Sure, neglecting to take out the trash might be something that you are not ok with in any circumstance, but the discontent and upset about this that keeps you up at night, or drives you to talk with your friends about it, is really about something much deeper.
Perhaps it's about how you don’t feel heard or important perhaps, or taken seriously in the relationship, and the inability to work through these and resolve them is about some unmet childhood need around this. Because if it was just about the here and now, you’d be able to work through them easily and move on with things.
If something feels complicated or ongoing, it’s because it’s the past getting projected onto the present. It’s never really just about the trash.
You and your partner actually might be more compatible — or incompatible — than you know, but there is no way to really know this unless you are willing to look inside and examine whatever unfinished places are showing up front and center in your relationship. Both of you. And if your partner is not interested in looking inside at their own part while you look at yours, then this would be a sure sign of incompatibility between the two of you, and a great time to decide whether you are willing to take 100% responsibility for the health, well-being, and outcome of the relationship. But don't let your fear of commitment keep you from doing the hard work. And if not, walk away.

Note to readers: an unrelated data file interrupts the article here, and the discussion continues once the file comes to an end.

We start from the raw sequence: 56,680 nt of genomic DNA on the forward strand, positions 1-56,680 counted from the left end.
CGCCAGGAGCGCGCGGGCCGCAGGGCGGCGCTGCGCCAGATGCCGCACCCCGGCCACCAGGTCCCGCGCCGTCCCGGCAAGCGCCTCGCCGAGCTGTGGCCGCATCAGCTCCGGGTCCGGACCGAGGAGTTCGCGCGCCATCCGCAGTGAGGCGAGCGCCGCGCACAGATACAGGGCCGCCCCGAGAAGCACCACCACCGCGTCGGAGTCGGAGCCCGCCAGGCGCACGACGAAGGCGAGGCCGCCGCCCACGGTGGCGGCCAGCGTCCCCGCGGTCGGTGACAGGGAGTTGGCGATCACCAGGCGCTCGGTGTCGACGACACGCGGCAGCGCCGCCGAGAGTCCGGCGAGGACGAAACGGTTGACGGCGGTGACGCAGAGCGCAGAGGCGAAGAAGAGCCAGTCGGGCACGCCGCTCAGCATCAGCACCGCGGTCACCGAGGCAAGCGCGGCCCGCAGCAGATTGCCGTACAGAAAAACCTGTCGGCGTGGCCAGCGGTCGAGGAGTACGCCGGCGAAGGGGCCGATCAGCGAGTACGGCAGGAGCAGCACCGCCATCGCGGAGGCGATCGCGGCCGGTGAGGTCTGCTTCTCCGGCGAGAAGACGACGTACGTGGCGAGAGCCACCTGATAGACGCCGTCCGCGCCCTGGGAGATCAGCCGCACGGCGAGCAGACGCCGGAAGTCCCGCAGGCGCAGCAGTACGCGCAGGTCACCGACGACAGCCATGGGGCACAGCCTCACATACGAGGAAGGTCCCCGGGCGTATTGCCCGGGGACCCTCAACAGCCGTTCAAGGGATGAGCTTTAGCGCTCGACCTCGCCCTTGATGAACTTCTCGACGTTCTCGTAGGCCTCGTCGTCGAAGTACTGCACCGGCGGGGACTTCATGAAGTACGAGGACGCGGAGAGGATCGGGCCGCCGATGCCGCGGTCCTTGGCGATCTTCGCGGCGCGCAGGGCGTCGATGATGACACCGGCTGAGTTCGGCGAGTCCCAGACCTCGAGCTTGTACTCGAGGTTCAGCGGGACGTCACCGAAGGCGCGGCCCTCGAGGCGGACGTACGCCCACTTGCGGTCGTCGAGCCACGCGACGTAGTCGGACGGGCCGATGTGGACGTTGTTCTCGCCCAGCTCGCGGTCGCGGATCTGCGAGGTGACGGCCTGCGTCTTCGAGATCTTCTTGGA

Unless your physical safety is compromised, walking away from a relationship just to stop the pain or end the problems is never going to be the solution that brings you the most satisfaction.
It may bring you relief, but relief and satisfaction are not the same things. And I can guarantee you that you are just going to be walking into the same problems in another relationship — it is just a matter of time. Hanging in there and growing together is incredibly fulfilling and awonderful way to build intimacy in the relationship. But it takes two for this to happen.
Kate Schroeder is a therapist and life coach who utilizes the Myers-Briggs Type Indicator ® and the Enneagram, as well as body-mind-spirit healing practices to access one’s inner wisdom in order to create a life filled with satisfaction. Start changing your life today by downloading her guided imagery program, Soul Meditations: Building A Relationship That Lasts, or visit Kate at Transformation Counseling, LLC for more information on how to connect with your best self.
Originally published at YourTango.com